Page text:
Additionally, the lease states the lessee was not required to account to USA Cab for the amount of fares collected from passengers, or to share fares with the company;  the lessee was not “restricted in any manner as to the area in which he may operate said rented taxicab, except he can only pick up fares within the city limits of San Diego, or county areas of San Diego County,” and the lessee “shall not be required to remain at any specified place or assigned to any fixed hours, or mandatorily answer calls on the existing radio frequency.”   Further, the lease was renewable on a weekly basis, and USA Cab could cancel it on the lessee's failure to pay the lease fee or other material breach of the lease, the suspension or revocation of the lessee's driver's license or other required permits or identifications, the lessee's failure to meet insurance criteria, and the lessee's sublease of the taxi to an unapproved, uninsured driver.

Ali also submitted a copy of the training manual USA Cab provided its lessees.   The manual required a driver to be “prepared with their sheriff's Id card, drivers license, map book, flashlight, trip log, and something to write with,” and to have his or her taxi clean and gassed up.   Further, the manual instructs a driver on how to accept radio dispatched calls by “peg[ging] into zone.”   It states that “[o]nce you call requesting to be placed in zone, the dispatcher will give driver pegged position, such as, first or second zone.   If the driver leaves the area with a customer, or other personal business he must peg out of the zone.   Failure to peg out of the zone may result in radio dispatch privileges be[ing] suspended for remainder of shift.”   The manual also sets forth a five-step procedure to be followed when a driver arrives at the customer's address, prohibits the driver from refusing any fare unless the customer cannot pay or “is rude an[d] abusive,” and instructs a driver on customer service and dealing with rude customers.

The manual also includes various rules and regulations of the federal and state governments, the City of San Diego and the Metropolitan Transit Development Board (MTDB) applicable to taxi drivers.   For instance, under MTDB rules a driver must maintain a daily trip log and assist customers with baggage, and may not solicit customers, refuse a fare, or be more than 12 feet from the taxi when in a taxi zone.

C. Opposition to Motion

In its opposition to the motion, USA Cab argued the purported class would be unmanageable, and common questions do not predominate over individual issues, given differences among lessees' situations.   USA Cab objected to the designation of Ali as a class representative on the ground his claims are atypical and there are conflicts between him and other purported class members.

USA Cab presented declarations by 20 putative class members, 19 of whom were current lessees and one of whom was a prior lessee.   The declarations showed variations in declarants' actual conduct, and that their conduct tended to undercut complaint allegations of USA Cab's pervasive control.   For instance, all declarations stated the declarants set their own work schedules.   Some declarants independently advertised or promoted their services in Web sites and phone books, and by giving out business cards and their personal cell phone numbers;  provided some of their own work tools, such as map books, cell phones, flashlights, computers and credit card machines;  set their own rates, such as flat rates per trip or rates below the standard metered rate;  did not accept USA Cab's credit card system;  obtained fares from sources other than USA Cab's dispatch service;  refused fares at their discretion;  had other drivers fill in for them, or filled in for other drivers;  and used their taxis for personal reasons.   The declarations uniformly stated the declarants believed they were independent contractors rather than employees of USA Cab, and they preferred the freedom, flexibility and greater earning potential of that arrangement.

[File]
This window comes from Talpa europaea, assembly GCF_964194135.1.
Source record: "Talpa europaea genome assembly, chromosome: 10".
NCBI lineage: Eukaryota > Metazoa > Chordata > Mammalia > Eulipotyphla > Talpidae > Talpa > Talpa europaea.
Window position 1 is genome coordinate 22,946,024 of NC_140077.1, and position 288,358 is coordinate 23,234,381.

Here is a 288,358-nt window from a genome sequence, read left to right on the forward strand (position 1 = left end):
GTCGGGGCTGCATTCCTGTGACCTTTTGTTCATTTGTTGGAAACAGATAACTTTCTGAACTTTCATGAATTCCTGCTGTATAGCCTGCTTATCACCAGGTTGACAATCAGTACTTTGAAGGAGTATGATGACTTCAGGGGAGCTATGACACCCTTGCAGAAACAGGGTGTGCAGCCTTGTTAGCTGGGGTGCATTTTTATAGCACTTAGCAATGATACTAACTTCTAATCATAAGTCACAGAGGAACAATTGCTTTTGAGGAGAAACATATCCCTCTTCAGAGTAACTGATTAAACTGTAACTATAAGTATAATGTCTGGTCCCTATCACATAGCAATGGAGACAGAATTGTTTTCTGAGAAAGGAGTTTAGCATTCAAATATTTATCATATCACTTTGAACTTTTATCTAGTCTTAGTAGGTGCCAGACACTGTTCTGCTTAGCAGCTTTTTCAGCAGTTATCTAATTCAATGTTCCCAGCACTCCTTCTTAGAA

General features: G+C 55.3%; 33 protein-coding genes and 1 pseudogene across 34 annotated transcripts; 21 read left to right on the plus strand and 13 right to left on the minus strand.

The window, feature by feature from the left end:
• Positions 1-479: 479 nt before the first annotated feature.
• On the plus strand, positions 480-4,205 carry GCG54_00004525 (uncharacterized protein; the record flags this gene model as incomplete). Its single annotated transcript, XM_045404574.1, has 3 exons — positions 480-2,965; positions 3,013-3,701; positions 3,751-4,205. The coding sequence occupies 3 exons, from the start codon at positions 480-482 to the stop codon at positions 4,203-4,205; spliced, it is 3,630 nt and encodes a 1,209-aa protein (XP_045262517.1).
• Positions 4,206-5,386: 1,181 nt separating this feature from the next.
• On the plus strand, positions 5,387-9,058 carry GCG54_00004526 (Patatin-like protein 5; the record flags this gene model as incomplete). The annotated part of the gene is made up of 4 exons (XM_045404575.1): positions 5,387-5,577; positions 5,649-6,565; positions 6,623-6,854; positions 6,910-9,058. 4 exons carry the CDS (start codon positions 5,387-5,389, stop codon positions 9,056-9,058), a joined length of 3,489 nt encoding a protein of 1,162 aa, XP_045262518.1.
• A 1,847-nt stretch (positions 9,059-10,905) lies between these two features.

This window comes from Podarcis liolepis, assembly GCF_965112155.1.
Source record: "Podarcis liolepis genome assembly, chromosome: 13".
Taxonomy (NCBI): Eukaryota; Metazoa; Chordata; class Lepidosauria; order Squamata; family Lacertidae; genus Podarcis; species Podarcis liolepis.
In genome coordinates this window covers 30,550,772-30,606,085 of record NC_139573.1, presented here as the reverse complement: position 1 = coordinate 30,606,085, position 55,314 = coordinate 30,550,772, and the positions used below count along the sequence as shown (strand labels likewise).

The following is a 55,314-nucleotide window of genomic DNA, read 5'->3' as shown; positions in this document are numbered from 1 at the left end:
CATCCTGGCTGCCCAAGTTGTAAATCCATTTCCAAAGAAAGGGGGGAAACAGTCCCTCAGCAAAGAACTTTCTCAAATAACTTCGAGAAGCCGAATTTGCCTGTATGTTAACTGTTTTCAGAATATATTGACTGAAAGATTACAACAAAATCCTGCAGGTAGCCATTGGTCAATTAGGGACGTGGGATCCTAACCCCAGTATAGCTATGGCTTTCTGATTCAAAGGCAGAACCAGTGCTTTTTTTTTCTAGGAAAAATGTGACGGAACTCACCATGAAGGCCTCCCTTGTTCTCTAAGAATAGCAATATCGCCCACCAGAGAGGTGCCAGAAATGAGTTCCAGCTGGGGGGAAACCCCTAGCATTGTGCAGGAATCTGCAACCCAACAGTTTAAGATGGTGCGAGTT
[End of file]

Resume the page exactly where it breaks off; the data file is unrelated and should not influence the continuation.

The declarations also tended to show a lack of class-wide damage.   For instance, most declarations stated the declarants incurred no work-related injuries;  customarily took meal and rest breaks;  and earned net income equaling or exceeding minimum wages.

Additionally, USA Cab submitted excerpts from Ali's deposition transcript.   He testified he went into the taxi business primarily to own a business, be his own boss and be “independent.”   Further, owning his own business gave him flexibility to care for his children by taking them to and from school.   He understood there was a risk involved in owning his own business.   Ali conceded that while driving a taxi for USA Cab, he took a lunch break every day for 30 to 60 minutes, and took 15-minute breaks several times a day.   Further, USA Cab did not require him to take any particular fare.   Rather, it would merely ask if he was available to do so.   Also, USA Cab did not specify his hours or days of work, and “said work ․ how many hours you want to work.”

Ali also testified he never read USA Cab's training manual and he had no idea what it said.   Before entering into a lease with USA Cab, Ali leased a taxi from Ivory Cab.   Ivory Cab required Ali to attend a training session at MTDB where he learned its rules on such things as how to treat customers, maintain the taxi, keep records of trips and respond to emergencies, and that drivers are not allowed to reject small fares.   Not having read USA Cab's training manual, Ali could not say whether the information in it differed from MTDB's rules.